A DECADE later, Gov. Bill Graves, with more
than a year left in his second term as governor,
announced that he had accepted a job in
Washington as chief lobbyist for the American
Trucking Association; his new salary, $500,000
yearly plus benefits. Thus, Graves’s final year
as governor was lackluster; he seemed mostly to
wander the Capitol halls, coffee cup in hand, looking
for conversation. Not long after his trucking
announcement, we found him alone in an aisle
at J.M. Bauersfeld’s, a popular supermarket in
Topeka. We asked the governor why he was there.
“I need the practice,” he said. We doubted that, but
grinned with him anyway. Here was a governor
with nothing but time on his hands. Many people
by then were as bored with his job as he was.
FOR A different kind of loss, we add the final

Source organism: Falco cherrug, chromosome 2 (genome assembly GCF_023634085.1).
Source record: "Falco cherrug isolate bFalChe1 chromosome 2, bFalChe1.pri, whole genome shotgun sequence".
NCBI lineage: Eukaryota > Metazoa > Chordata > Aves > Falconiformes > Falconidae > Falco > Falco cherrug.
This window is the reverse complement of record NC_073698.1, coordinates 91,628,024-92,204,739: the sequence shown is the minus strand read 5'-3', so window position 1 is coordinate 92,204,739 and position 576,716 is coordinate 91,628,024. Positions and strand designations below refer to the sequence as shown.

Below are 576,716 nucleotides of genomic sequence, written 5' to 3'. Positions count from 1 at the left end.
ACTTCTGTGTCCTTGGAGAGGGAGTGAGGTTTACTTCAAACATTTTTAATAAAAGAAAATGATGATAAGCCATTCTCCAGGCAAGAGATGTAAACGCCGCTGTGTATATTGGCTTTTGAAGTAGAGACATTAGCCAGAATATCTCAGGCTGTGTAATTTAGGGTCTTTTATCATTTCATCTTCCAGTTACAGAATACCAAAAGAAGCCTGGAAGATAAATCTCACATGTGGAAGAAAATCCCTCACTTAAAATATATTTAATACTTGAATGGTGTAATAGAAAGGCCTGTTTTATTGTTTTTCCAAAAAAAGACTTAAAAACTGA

year of Democrat Kathleen Sebelius as governor.
She had been wildly popular, reelected in 2006,
and was serving the second year of her second
term; then, in 2008, she began to campaign for
Sen. Barack Obama’s Democratic nomination for
president. Not long before, prominent office holders
who chose sides during presidential primaries
took a serious risk. They were usually gambling
their careers for a chance at greater prestige or
power; a winning candidate would, they hoped,
remember they had been there from the start.
For the governor, those long months of a national
election through an inauguration were months
of anticipation, of expectation and hope, of desire
and ambition. Kathleen Sebelius at times seemed